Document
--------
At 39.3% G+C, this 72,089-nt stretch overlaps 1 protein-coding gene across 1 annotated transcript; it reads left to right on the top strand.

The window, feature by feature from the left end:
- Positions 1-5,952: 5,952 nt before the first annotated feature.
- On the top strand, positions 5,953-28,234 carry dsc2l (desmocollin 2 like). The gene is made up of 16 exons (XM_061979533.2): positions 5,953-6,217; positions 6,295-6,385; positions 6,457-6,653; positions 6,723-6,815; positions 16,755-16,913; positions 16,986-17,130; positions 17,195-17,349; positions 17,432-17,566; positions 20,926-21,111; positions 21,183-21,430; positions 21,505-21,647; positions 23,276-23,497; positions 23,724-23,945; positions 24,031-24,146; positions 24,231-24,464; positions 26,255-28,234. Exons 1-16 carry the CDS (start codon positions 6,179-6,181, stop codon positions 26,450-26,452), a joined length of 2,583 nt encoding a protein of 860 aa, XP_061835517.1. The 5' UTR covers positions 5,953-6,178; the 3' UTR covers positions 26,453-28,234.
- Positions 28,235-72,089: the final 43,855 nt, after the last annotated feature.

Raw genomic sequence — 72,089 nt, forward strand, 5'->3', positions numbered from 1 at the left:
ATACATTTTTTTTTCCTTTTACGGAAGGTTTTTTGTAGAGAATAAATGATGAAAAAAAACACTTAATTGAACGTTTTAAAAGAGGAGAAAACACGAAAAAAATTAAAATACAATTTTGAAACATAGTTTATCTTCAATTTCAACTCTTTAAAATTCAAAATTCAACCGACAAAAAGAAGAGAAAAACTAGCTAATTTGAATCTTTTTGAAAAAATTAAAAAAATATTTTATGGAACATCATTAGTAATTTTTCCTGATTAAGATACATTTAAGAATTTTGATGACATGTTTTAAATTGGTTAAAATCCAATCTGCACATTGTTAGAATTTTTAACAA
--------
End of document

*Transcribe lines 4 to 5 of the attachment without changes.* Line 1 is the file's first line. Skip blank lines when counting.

- On the top strand, positions 5,953-28,234 carry dsc2l (desmocollin 2 like). The gene is made up of 16 exons (XM_061979533.2): positions 5,953-6,217; positions 6,295-6,385; positions 6,457-6,653; positions 6,723-6,815; positions 16,755-16,913; positions 16,986-17,130; positions 17,195-17,349; positions 17,432-17,566; positions 20,926-21,111; positions 21,183-21,430; positions 21,505-21,647; positions 23,276-23,497; positions 23,724-23,945; positions 24,031-24,146; positions 24,231-24,464; positions 26,255-28,234. Exons 1-16 carry the CDS (start codon positions 6,179-6,181, stop codon positions 26,450-26,452), a joined length of 2,583 nt encoding a protein of 860 aa, XP_061835517.1. The 5' UTR covers positions 5,953-6,178; the 3' UTR covers positions 26,453-28,234.
- Positions 28,235-72,089: the final 43,855 nt, after the last annotated feature.